Tom LaSorda, the new COO of the Chrysler group, has what the company needs: manufacturing acumen.
LaSorda, 49, must launch nine new or redesigned vehicles this year, which is no small feat for a company with chronic quality problems.
But in less than four years at Chrysler, LaSorda cut warranty costs significantly and crafted innovative manufacturing changes in engine and assembly plants.
A low-key, thoughtful executive, LaSorda will be a dramatic change from his flamboyant predecessor, Wolfgang Bernhard, who is leaving to lead the Mercedes car group.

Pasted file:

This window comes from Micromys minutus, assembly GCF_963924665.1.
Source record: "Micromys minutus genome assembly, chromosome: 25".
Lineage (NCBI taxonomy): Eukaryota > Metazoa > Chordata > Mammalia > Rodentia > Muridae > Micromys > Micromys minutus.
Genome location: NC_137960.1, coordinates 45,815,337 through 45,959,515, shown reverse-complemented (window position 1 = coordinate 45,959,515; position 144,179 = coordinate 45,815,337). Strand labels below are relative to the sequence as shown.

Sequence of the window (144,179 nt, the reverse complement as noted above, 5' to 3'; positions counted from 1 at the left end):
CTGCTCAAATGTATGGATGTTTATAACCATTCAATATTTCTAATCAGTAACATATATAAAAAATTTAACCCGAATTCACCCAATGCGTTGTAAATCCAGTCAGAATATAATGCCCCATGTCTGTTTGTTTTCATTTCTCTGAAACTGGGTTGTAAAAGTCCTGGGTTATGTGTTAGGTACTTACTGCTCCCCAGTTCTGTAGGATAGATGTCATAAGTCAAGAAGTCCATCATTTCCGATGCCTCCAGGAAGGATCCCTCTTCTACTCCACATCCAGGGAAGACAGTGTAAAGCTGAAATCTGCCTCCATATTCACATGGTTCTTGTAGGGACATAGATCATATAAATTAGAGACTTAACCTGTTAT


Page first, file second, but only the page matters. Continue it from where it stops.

LaSorda's promotion to the No. 2 job at Chrysler means that his huge career gamble paid off: He left a top manufacturing job at General Motors four years ago to join Chrysler.
LaSorda has delivered impressive results to CEO Dieter Zetsche. For example, the company credits LaSorda with a 30 percent drop in per-vehicle warranty costs in the two-yearperiod ending December 2003.
In the 2003 Harbour Report, Chrysler was the most improved automaker in the survey with an 8.3 percent gain in overall productivity, which includes stamping, engine production and vehicle assembly.
Some of the credit goes to LaSorda's "bottleneck busters," teams of manufacturing specialists, engineers, plant management and assembly line workers empowered to fix problems in Chrysler's North American plants.